It is quite common to have lots of comments, especially unqualified ones, after an air crash. As it is, qualified comments from experts are very rare. Most such comments are usually made by people who have retired after a long flying career. But even those tend to be quite guarded. As such, they rightly refrain from making sweeping judgments. Even journalists, who have a responsibility to provide factual and balanced stories often do so without checking basic facts. This accident was no exception from that angle.
The most glaring one was related to the First Officer (FO). Some portals even reported that out of the two pilots in the cockpit, one was a "trainee pilot", implying that the aircraft had just one qualified pilot. They did not know that the FO, a Captain in this case, had to be tested if she was qualified enough to be "released" to fly as a "Commander".It was a watershed moment for her, especially after having lost her husband in a 2006 crash and only thereafter she resolved to take flying as a career.
While some found a problem with the crew opting to land from the west side runway (12) than from the east (30), as ATC had instructed. Again, this too is quite normal as the examining Captain wanted her to land from the west this time. For an aircraft coming from the east, as in this case, a "30" landing becomes a simple "straightinapproach", with no twists and turns to be made. The Captain would not have put her in that situation if he had the slightest doubt in her capabilities. But sadly it did not happen as he possibly assumed, and it ended up making flight YT-961 as the worst domestic accident ever in Nepal with seventy-two fatalities. We are seeking to get a clear answer as to what exactly happened at the moment to have sadly ended in a heap of mangled metal in the topographical stretch like the Seti Gorge.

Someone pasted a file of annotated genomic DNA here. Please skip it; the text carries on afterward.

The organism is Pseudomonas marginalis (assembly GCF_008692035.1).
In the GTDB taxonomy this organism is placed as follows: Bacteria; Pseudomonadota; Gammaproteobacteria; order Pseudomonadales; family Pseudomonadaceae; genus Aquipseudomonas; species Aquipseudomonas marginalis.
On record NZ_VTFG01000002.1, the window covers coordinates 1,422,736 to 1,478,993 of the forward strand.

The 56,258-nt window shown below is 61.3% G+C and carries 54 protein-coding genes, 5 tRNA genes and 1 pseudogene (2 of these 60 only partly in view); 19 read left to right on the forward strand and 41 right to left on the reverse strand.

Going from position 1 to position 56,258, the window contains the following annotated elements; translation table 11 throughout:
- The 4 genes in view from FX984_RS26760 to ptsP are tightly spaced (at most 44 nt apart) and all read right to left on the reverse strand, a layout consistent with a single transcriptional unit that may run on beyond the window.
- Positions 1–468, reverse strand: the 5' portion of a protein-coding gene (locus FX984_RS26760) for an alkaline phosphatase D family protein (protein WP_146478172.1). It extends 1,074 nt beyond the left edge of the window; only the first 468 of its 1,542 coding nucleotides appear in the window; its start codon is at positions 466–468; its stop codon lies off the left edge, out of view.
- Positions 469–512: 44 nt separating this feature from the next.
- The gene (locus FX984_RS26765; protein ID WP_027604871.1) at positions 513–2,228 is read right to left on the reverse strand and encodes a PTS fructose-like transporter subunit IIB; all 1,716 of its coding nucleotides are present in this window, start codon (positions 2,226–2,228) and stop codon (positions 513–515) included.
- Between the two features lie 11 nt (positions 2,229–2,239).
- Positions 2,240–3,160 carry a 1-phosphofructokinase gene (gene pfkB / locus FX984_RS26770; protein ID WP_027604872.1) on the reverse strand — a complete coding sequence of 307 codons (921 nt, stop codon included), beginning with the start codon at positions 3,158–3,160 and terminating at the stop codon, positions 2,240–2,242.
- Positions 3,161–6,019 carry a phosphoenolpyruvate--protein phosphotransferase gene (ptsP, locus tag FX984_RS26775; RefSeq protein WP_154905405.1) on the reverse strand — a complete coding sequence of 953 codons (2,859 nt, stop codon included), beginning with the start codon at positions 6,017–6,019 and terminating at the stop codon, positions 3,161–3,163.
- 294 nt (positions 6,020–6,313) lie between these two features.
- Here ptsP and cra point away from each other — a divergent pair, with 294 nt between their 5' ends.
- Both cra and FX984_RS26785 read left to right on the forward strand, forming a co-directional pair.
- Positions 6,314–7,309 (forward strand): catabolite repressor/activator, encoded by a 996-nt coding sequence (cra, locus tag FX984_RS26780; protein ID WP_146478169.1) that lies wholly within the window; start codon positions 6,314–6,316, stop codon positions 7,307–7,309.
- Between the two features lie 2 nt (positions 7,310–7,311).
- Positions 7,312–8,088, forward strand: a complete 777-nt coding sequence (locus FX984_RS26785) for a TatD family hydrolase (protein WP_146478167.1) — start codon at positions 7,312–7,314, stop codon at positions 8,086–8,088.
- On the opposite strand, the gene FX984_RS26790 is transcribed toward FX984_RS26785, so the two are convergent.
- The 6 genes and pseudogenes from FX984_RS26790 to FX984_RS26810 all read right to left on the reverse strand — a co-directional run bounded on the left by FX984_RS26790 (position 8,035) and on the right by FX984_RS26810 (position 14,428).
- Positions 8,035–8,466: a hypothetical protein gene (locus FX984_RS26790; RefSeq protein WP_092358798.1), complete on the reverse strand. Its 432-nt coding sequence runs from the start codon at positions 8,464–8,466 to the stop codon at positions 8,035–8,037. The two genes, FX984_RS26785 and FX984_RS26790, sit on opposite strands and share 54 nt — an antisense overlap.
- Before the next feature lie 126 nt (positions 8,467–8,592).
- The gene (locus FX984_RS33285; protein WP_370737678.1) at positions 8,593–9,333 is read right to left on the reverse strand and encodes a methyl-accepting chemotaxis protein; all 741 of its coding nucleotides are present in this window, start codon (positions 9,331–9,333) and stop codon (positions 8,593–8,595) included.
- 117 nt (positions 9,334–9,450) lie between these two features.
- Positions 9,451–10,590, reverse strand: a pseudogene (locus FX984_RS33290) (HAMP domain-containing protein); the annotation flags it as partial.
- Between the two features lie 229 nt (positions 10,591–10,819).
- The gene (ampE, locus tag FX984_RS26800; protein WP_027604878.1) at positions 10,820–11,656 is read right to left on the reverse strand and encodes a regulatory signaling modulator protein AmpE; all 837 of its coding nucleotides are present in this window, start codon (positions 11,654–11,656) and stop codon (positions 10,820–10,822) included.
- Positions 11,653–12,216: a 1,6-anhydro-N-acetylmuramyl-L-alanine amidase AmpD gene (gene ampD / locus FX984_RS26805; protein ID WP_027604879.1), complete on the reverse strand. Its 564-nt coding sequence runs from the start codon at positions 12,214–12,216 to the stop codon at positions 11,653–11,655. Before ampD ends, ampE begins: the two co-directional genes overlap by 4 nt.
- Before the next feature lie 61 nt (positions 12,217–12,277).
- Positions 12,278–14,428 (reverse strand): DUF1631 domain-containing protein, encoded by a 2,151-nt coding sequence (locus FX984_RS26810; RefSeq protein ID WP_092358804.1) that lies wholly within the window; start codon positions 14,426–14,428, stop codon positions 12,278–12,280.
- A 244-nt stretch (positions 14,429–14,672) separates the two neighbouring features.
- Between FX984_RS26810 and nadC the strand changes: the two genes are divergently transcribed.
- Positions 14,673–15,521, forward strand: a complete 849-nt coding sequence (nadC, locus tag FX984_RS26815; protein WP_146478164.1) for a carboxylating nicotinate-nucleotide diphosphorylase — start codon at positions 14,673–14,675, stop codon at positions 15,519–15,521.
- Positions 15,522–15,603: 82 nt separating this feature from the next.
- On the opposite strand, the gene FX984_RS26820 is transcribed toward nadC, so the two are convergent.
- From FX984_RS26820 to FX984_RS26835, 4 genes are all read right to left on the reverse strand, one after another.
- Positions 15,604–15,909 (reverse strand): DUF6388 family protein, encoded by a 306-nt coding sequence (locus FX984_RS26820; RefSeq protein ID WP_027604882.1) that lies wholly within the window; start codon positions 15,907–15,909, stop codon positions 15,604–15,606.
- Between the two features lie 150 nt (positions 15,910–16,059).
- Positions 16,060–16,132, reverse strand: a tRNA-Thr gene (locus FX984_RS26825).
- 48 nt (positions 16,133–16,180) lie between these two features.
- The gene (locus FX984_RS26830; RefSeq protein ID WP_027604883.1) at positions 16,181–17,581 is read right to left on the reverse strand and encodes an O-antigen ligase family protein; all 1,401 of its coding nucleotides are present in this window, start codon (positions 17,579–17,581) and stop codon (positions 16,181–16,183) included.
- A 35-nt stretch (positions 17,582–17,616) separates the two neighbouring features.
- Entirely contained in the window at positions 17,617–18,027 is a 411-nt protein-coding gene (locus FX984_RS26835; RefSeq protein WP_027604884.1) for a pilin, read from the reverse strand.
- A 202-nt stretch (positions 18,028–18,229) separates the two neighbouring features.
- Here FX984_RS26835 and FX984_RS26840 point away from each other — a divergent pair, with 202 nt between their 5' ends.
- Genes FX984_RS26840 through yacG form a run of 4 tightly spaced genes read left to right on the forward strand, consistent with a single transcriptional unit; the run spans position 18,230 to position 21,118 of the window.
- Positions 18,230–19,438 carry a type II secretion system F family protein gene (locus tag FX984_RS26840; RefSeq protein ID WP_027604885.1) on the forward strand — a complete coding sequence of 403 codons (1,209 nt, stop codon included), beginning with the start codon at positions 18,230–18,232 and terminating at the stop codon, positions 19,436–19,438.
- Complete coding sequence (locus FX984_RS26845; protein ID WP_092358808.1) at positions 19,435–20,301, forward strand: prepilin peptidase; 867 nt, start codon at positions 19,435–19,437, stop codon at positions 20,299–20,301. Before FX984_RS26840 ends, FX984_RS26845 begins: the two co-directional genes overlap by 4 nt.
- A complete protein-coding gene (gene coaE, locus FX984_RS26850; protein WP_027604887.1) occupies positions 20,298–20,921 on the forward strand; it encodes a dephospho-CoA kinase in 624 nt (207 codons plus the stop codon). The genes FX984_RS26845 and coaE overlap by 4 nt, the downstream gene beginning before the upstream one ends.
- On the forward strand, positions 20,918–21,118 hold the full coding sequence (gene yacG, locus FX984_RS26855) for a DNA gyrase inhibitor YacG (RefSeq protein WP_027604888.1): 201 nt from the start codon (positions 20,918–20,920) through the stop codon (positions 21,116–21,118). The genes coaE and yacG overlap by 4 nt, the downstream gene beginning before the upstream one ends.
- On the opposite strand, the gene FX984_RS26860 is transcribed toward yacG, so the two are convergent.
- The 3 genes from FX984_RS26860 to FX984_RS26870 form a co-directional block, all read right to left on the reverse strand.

The impromptu video recording, possibly by a normal camera phone wilding individual, will be of immense interest to all interested. Only six, of the eleven seconds, the recording provides how the aircraft wings become almost vertical as it was seen to bank suddenly to the left. The aircraft is seen to be on a normal, left bank in the beginning and it suddenly lurches left as the main fuselage gets hidden behind the building. However, the left wing tip can still be seen almost till the end of the fifth second getting progressively smaller. One has to pause and drag the cursor slowly to watch the recording minutely. One can imagine how close it was to the ground as we hear the dreaded and loud impacting bang on the sixth second or just a second after the wing tip gets fully hidden.
It was a case of devastating stall, no doubt. But what led the aircraft to get into that situation will only be a matter of conjecture. Further, the aircraft was in landing configuration as required. This means, it was slow, its flaps were extended as were the landing gears. While some felt that the flaps were not deployed to the degree desired That is not all, even the engines will be in low thrust mode while making a landing approach. Flying is all about overcoming the forces of "gravity" by the "lift" generated by the wings and, "drag" overcome by "thrust" provided by the engine. Gravity and Drag are ruthless duos that constantly shadow pilots. You make one mistake and they punish you instantly, especially when one is too close to the ground as in this case.